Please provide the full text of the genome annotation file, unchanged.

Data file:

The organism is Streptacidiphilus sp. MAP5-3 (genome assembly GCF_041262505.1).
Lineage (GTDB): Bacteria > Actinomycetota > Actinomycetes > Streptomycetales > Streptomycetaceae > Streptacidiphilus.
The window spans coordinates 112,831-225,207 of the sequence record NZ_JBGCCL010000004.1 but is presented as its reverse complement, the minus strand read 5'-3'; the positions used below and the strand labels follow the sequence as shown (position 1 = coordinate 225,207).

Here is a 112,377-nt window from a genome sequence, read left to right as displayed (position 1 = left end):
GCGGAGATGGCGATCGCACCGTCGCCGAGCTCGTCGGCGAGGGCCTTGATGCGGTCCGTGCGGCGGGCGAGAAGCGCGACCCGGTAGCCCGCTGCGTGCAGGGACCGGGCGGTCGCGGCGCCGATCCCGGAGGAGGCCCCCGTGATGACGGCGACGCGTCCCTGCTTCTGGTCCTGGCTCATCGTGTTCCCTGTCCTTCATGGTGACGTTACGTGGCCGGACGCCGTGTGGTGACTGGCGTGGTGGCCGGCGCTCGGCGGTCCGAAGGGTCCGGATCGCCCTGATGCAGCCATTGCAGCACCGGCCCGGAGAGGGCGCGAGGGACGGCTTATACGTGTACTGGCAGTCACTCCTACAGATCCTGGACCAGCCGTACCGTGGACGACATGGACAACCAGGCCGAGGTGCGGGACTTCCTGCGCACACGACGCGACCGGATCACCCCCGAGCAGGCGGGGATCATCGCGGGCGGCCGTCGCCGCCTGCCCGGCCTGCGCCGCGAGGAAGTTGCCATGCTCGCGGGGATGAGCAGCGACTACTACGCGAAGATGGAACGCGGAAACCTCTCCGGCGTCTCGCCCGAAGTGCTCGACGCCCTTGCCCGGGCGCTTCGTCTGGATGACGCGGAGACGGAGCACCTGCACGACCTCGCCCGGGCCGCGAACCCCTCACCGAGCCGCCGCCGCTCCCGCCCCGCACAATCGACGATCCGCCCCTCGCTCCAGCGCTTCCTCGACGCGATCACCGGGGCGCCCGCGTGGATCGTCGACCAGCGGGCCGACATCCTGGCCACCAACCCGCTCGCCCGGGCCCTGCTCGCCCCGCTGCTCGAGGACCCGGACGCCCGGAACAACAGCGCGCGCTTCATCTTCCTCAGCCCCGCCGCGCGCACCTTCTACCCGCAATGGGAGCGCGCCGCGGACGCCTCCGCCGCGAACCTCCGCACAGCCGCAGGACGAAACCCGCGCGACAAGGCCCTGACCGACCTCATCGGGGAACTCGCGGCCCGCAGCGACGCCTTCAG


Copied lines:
The organism is Streptacidiphilus sp. MAP5-3 (genome assembly GCF_041262505.1).
Lineage (GTDB): Bacteria > Actinomycetota > Actinomycetes > Streptomycetales > Streptomycetaceae > Streptacidiphilus.
The window spans coordinates 112,831-225,207 of the sequence record NZ_JBGCCL010000004.1 but is presented as its reverse complement, the minus strand read 5'-3'; the positions used below and the strand labels follow the sequence as shown (position 1 = coordinate 225,207).

Here is a 112,377-nt window from a genome sequence, read left to right as displayed (position 1 = left end):
GCGGAGATGGCGATCGCACCGTCGCCGAGCTCGTCGGCGAGGGCCTTGATGCGGTCCGTGCGGCGGGCGAGAAGCGCGACCCGGTAGCCCGCTGCGTGCAGGGACCGGGCGGTCGCGGCGCCGATCCCGGAGGAGGCCCCCGTGATGACGGCGACGCGTCCCTGCTTCTGGTCCTGGCTCATCGTGTTCCCTGTCCTTCATGGTGACGTTACGTGGCCGGACGCCGTGTGGTGACTGGCGTGGTGGCCGGCGCTCGGCGGTCCGAAGGGTCCGGATCGCCCTGATGCAGCCATTGCAGCACCGGCCCGGAGAGGGCGCGAGGGACGGCTTATACGTGTACTGGCAGTCACTCCTACAGATCCTGGACCAGCCGTACCGTGGACGACATGGACAACCAGGCCGAGGTGCGGGACTTCCTGCGCACACGACGCGACCGGATCACCCCCGAGCAGGCGGGGATCATCGCGGGCGGCCGTCGCCGCCTGCCCGGCCTGCGCCGCGAGGAAGTTGCCATGCTCGCGGGGATGAGCAGCGACTACTACGCGAAGATGGAACGCGGAAACCTCTCCGGCGTCTCGCCCGAAGTGCTCGACGCCCTTGCCCGGGCGCTTCGTCTGGATGACGCGGAGACGGAGCACCTGCACGACCTCGCCCGGGCCGCGAACCCCTCACCGAGCCGCCGCCGCTCCCGCCCCGCACAATCGACGATCCGCCCCTCGCTCCAGCGCTTCCTCGACGCGATCACCGGGGCGCCCGCGTGGATCGTCGACCAGCGGGCCGACATCCTGGCCACCAACCCGCTCGCCCGGGCCCTGCTCGCCCCGCTGCTCGAGGACCCGGACGCCCGGAACAACAGCGCGCGCTTCATCTTCCTCAGCCCCGCCGCGCGCACCTTCTACCCGCAATGGGAGCGCGCCGCGGACGCCTCCGCCGCGAACCTCCGCACAGCCGCAGGACGAAACCCGCGCGACAAGGCCCTGACCGACCTCATCGGGGAACTCGCGGCCCGCAGCGACGCCTTCAG